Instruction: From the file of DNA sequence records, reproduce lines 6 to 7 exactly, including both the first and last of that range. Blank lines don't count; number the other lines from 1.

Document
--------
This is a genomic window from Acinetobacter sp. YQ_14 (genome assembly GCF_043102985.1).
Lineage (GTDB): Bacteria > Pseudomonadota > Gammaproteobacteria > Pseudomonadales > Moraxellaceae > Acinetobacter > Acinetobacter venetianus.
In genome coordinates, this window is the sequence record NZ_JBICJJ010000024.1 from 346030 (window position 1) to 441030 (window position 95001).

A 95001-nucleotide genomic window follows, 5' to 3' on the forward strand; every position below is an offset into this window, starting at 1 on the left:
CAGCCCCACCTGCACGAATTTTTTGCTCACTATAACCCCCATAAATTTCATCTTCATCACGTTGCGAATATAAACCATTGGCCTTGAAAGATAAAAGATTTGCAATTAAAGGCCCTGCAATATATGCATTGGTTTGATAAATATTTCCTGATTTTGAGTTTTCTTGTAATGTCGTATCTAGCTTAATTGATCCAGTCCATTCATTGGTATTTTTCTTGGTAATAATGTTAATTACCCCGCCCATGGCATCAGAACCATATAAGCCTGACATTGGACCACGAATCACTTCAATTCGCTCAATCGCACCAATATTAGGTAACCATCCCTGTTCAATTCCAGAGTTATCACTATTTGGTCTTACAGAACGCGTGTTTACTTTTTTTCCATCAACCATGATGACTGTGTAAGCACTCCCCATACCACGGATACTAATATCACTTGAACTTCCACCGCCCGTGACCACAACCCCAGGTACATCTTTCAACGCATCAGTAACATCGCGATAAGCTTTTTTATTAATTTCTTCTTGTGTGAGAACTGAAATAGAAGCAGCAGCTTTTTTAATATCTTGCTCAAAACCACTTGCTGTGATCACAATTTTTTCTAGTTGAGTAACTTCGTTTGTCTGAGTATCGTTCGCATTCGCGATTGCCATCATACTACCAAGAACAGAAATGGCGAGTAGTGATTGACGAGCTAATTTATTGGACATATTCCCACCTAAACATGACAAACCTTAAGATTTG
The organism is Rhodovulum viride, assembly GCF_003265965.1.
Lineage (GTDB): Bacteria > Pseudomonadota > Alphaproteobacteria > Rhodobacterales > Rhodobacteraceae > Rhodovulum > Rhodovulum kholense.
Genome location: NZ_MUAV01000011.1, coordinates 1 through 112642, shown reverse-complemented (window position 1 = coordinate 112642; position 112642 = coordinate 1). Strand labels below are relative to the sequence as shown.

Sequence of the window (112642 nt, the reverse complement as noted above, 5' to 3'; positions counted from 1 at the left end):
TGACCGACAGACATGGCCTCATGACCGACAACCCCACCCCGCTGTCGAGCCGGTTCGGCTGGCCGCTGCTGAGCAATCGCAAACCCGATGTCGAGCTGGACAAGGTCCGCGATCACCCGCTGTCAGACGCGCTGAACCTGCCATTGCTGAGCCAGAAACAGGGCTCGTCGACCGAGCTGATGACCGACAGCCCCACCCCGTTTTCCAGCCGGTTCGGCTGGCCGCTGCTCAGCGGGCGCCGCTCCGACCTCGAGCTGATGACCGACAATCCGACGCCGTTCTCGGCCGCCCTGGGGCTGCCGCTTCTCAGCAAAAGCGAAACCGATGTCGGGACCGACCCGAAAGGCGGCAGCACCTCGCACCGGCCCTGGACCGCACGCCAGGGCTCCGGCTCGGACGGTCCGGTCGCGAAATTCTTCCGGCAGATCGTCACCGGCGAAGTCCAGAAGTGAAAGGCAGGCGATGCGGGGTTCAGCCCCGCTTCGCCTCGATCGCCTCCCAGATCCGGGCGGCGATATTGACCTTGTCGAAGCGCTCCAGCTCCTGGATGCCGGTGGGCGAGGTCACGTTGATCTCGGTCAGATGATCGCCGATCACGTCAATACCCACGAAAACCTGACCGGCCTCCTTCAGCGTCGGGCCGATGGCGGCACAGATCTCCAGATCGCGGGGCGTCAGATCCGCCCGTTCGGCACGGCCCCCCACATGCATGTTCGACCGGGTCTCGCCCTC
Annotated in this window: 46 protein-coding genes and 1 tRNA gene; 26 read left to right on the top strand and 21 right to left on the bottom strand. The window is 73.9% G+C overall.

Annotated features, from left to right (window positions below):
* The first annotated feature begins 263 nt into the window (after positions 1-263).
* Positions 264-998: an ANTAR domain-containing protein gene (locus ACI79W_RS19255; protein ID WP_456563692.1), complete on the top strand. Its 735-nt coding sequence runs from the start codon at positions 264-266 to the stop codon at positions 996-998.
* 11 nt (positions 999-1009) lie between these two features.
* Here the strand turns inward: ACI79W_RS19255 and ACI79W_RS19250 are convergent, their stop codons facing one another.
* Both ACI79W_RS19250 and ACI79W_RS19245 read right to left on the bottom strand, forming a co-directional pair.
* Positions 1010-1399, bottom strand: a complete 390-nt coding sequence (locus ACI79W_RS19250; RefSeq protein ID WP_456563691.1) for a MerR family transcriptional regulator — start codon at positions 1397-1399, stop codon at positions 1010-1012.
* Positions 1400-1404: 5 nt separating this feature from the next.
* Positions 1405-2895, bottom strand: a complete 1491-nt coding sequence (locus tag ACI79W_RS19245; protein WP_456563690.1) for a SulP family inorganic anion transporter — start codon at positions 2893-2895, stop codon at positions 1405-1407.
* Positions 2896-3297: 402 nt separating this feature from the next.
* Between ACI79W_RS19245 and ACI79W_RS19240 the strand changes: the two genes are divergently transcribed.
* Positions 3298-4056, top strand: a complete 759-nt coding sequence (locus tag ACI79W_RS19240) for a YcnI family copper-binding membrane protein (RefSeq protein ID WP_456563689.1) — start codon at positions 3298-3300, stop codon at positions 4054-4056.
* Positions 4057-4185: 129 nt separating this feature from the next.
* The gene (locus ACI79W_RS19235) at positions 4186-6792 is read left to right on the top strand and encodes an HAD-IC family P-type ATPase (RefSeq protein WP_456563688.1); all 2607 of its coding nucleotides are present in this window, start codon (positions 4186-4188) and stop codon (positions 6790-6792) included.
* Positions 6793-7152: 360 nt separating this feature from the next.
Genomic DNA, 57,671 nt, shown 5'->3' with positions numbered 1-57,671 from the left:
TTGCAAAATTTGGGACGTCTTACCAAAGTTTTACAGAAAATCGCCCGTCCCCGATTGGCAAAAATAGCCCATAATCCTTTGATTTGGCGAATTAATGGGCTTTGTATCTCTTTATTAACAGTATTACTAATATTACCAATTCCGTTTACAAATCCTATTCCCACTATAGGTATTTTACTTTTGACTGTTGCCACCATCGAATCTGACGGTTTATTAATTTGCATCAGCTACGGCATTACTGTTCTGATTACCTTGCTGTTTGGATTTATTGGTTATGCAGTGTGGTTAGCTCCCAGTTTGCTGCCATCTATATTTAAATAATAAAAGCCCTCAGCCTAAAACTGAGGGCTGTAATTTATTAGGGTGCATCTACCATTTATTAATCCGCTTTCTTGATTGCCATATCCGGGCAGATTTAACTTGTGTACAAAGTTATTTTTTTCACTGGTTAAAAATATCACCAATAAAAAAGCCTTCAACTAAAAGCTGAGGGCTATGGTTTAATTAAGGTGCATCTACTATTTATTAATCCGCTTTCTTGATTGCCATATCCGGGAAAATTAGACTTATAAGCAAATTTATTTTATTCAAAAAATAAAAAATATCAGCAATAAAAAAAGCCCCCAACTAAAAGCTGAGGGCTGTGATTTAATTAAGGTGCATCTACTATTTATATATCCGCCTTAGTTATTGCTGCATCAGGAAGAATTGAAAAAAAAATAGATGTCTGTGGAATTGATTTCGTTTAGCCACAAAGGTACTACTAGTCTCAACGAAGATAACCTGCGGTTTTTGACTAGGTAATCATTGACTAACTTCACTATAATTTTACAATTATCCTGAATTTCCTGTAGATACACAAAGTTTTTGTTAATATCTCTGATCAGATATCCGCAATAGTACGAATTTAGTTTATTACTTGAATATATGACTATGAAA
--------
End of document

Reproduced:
The organism is Rhodovulum viride, assembly GCF_003265965.1.
Lineage (GTDB): Bacteria > Pseudomonadota > Alphaproteobacteria > Rhodobacterales > Rhodobacteraceae > Rhodovulum > Rhodovulum kholense.